Indian Ambush
A bright round moon lit his trail on a warm August night in 1875. Allowing his horse to pick its own way back to Fort Halleck, Lieutenant St. Jaeger let his thoughts return to the party he had left a few minutes before.
Fort Halleck, circa 1877.
Fort Halleck, c.1877. Photo courtesy of Northeastern Nevada Museum

He tugged out his pocket watch, held it in the moonlight and saw it was almost 2 A.M. Sighing, he knew it would be a rough day with so little sleep but, smiling to himself, he knew he had impressed all the young ladies at Widow Hay's party. The West Pointer, blond and dashing, had the world by the tail. Already, in spite of his youth, he was the fort Adjutant and Quartermaster.

Suddenly the quiet morning was shattered by a volley of gunfire and bloodcurdling screams.

"My God!" he said to himself, "Indians!" He grabbed for his service revolver and came up with an empty hand. He had never dreamed he would need a weapon just going to a party. It was hanging on a hook in his quarters at camp.

Nothing to do but run for it. His spurs dug into the horse and the animal leaped forward, stumbled and fell, then rolled onto the officer's right leg. Not hurt, the mount scrambled to its feet with the lieutenant still holding the reins. Limping, he flung himself into the saddle urging the horse to full gallop toward camp.

With his strong horse he was able to put some distance between the screaming Indians and himself but they were still coming. The war party chased him to within a short distance from the installation before turning away. He galloped through the gate and yelled to the guards to close it as he jumped from his horse and collapsed.

Officers Quarters at Fort Halleck, Nevada.
Officers Quarters, Fort Halleck, Nevada c.unknown
Photo courtesy of Northeastern Nevada Museum
Catching his breath he told of his terrible experience. A telegraph message was sent to the Presidio in San Francisco requesting extra troops to quell the Indian uprising.

Two days later six companies of soldiers arrived by train and they scoured the countryside for weeks looking for hostile redskins. Eventually returning to California they had nothing to show for their noble efforts except sun-burned faces and saddle sores.

Months later the truth was discovered.

Each time a new commander took over Fort Halleck he reported that the facility should be closed. There really wasn't enough of a job for them to justify keeping the base open. Local residents always panicked because much of the area's economy was dependent on the military Fort.

In August, 1875 it happened again. The commander was again recommending closure and this did not set well with Hamilton "Ham" McCain, who owned a hotel and bar at Halleck Station, just 12 miles north of the post. Local ranchers J.J. "Jim" Cambell and Henry "Hank" Keith joined with him. They put their heads together, fertilized their scheme with a little booze and hatched a real "doozy."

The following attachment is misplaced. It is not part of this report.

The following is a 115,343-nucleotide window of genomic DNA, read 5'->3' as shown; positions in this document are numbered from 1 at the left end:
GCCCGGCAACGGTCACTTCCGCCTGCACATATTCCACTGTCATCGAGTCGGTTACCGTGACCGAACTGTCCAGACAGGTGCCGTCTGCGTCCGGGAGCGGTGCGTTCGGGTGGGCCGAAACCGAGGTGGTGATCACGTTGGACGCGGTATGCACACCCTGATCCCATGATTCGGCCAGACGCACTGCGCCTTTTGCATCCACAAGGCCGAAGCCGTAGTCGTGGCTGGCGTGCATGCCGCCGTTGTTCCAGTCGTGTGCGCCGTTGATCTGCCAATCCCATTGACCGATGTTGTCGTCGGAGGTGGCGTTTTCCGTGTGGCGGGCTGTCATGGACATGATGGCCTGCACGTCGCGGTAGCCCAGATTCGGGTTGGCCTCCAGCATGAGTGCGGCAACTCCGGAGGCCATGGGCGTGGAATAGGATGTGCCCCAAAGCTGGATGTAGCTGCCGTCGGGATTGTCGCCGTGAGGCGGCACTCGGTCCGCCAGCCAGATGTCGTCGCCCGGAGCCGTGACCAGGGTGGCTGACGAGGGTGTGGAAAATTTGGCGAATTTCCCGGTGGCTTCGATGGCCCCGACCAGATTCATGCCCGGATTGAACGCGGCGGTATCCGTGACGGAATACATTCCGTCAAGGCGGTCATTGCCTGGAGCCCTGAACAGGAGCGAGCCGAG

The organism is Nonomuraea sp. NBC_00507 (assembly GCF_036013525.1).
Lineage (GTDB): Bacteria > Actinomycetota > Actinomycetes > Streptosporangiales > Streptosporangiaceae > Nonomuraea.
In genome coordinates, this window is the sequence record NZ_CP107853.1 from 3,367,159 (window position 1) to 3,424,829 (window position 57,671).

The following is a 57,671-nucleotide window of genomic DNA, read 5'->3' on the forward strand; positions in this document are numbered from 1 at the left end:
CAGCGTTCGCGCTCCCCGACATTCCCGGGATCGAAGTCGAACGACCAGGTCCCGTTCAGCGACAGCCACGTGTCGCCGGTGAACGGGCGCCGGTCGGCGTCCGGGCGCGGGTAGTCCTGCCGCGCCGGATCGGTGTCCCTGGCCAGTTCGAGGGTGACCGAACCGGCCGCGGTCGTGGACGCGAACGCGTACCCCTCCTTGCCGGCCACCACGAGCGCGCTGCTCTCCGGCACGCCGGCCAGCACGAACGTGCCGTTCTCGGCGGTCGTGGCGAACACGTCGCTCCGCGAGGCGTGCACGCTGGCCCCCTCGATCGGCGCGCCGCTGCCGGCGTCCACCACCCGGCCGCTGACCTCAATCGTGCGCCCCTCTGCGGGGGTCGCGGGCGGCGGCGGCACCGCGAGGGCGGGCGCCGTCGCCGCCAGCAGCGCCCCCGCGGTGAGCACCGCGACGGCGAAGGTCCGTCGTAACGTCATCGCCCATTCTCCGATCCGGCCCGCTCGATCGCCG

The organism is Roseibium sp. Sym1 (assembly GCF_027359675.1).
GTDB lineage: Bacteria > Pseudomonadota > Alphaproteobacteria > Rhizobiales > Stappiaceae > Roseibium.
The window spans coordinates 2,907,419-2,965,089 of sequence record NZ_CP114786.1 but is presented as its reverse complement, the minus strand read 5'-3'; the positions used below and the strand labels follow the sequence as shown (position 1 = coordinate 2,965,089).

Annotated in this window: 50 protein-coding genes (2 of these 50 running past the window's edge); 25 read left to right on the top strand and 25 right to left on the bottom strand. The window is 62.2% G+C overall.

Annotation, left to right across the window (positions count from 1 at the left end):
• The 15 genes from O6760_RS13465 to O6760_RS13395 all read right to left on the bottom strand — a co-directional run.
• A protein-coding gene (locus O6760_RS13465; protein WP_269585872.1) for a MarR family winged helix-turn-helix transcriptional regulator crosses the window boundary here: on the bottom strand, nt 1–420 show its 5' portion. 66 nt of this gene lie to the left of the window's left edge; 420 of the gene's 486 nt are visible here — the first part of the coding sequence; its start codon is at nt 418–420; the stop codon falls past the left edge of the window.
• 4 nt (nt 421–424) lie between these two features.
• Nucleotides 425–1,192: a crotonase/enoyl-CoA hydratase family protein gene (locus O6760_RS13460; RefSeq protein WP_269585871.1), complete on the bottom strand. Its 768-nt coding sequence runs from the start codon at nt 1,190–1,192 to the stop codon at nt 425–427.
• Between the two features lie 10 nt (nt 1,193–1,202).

They attended the same party as the young officer. When he left they followed him, armed with an assortment of weapons and whiskey.

Using sagebrush for headdresses and saddle blankets for an Indian-like appearance, they opened fire (into the air, of course) while yelling blood-curdling screams. That's when the dashing lieutenant took off like a bat out of hell.

Seems impossible but the episode saved the closing of the fort for a few more years by demonstrating to the Army brass that the area needed protection from warring Indians.

Fort Halleck, established in 1867 to provide, as one of its missions, security for the Central Pacific Railroad construction project, closed in 1886. It was named for General Henry Wager Halleck, Commander-in-Chief of the United States Army.

General Henry Wager Halleck.
General Henry Wager Halleck,
courtesy Northeastern Nevada Museum

Troops stationed at the fort fought no battles with local peaceful Indians. Local troops traveled to northern California to help quell the Modoc uprising in 1873. Four years later cavalry troops from Halleck went to Idaho to assist in the Nez Perce uprising. Then, in 1878 they took part in the Bannock campaign in Oregon and, in 1885, lent a hand in the Apache wars in Arizona.

Fort Halleck's future was doomed when General O.O. Howard wrote:

    "There seems to be no good reason why Fort Halleck, Nevada should not be abandoned. It is 12 miles from the railroad and possesses no paramount importance as a strategic point.

     "The settlers are interested in some degree in keeping up the Post, in order to have a market near at hand for grain and other supplies they can raise. It is, considering its size, the most expensive Post in the Department."

December 21, 1998 

Some of the information for this article came from Halleck Country by Edna B. Patterson and Louise A. Ulph published in 1982, University of Nevada, Reno. Thanks to two cherished friends who worked together to save a great deal of northeastern Nevada history in several publications. 

1998 by Howard Hickson. If any portion or all of this article is used or quoted proper credit must be given to the authors.


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